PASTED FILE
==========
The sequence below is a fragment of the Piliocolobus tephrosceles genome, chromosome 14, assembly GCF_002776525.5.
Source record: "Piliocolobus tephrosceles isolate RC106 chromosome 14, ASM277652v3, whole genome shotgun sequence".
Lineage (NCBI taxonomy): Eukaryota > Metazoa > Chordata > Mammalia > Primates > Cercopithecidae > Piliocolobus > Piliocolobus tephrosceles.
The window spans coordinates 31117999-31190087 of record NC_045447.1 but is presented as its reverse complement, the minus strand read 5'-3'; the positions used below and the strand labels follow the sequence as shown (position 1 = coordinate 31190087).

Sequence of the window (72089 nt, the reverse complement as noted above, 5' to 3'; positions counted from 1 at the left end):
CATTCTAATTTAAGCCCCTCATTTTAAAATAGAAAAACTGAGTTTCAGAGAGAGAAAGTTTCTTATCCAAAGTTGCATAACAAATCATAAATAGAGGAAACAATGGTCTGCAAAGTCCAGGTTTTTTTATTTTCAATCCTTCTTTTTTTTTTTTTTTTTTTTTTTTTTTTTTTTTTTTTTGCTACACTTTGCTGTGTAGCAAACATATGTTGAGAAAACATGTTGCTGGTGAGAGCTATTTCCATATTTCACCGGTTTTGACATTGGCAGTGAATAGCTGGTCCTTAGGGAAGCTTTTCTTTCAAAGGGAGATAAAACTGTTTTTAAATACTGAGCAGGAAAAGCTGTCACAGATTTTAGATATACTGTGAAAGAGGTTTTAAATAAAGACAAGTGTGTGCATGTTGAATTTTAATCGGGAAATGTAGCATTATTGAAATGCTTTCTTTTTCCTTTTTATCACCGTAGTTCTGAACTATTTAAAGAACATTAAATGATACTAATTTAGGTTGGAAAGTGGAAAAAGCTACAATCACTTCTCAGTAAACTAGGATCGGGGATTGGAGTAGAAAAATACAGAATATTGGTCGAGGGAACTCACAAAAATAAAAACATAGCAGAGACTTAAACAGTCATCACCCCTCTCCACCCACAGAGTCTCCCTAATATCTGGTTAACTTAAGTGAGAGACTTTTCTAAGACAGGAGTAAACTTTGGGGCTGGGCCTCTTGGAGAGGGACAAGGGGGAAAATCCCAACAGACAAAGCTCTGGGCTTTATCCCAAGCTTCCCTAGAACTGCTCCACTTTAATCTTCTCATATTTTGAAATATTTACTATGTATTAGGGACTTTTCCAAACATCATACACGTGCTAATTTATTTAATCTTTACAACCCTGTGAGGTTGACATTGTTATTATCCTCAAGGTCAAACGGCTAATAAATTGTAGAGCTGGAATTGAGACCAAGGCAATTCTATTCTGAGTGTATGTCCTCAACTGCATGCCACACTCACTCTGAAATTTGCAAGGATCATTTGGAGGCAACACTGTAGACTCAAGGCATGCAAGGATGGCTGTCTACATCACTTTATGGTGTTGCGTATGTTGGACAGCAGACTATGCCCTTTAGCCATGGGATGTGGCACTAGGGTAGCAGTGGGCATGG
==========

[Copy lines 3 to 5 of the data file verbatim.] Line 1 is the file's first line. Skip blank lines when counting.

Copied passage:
Lineage (NCBI taxonomy): Eukaryota > Metazoa > Chordata > Mammalia > Primates > Cercopithecidae > Piliocolobus > Piliocolobus tephrosceles.
The window spans coordinates 31117999-31190087 of record NC_045447.1 but is presented as its reverse complement, the minus strand read 5'-3'; the positions used below and the strand labels follow the sequence as shown (position 1 = coordinate 31190087).

Sequence of the window (72089 nt, the reverse complement as noted above, 5' to 3'; positions counted from 1 at the left end):